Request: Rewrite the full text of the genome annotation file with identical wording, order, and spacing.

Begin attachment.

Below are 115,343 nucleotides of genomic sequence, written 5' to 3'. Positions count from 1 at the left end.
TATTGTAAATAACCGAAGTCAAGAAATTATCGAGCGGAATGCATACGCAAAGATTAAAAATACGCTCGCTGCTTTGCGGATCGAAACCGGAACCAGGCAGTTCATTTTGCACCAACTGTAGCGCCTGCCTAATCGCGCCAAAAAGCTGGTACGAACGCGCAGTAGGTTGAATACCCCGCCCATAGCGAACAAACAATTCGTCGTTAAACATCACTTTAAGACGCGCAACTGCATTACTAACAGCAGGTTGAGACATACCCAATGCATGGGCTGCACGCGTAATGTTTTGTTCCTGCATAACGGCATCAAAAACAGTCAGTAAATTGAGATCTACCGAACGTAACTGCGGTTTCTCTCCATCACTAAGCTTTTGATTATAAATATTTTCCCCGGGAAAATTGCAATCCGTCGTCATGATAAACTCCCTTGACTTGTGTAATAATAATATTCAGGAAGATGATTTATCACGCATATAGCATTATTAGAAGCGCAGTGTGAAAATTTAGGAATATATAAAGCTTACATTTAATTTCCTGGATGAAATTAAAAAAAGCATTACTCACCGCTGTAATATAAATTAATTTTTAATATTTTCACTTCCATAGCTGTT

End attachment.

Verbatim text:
Below are 115,343 nucleotides of genomic sequence, written 5' to 3'. Positions count from 1 at the left end.
TATTGTAAATAACCGAAGTCAAGAAATTATCGAGCGGAATGCATACGCAAAGATTAAAAATACGCTCGCTGCTTTGCGGATCGAAACCGGAACCAGGCAGTTCATTTTGCACCAACTGTAGCGCCTGCCTAATCGCGCCAAAAAGCTGGTACGAACGCGCAGTAGGTTGAATACCCCGCCCATAGCGAACAAACAATTCGTCGTTAAACATCACTTTAAGACGCGCAACTGCATTACTAACAGCAGGTTGAGACATACCCAATGCATGGGCTGCACGCGTAATGTTTTGTTCCTGCATAACGGCATCAAAAACAGTCAGTAAATTGAGATCTACCGAACGTAACTGCGGTTTCTCTCCATCACTAAGCTTTTGATTATAAATATTTTCCCCGGGAAAATTGCAATCCGTCGTCATGATAAACTCCCTTGACTTGTGTAATAATAATATTCAGGAAGATGATTTATCACGCATATAGCATTATTAGAAGCGCAGTGTGAAAATTTAGGAATATATAAAGCTTACATTTAATTTCCTGGATGAAATTAAAAAAAGCATTACTCACCGCTGTAATATAAATTAATTTTTAATATTTTCACTTCCATAGCTGTT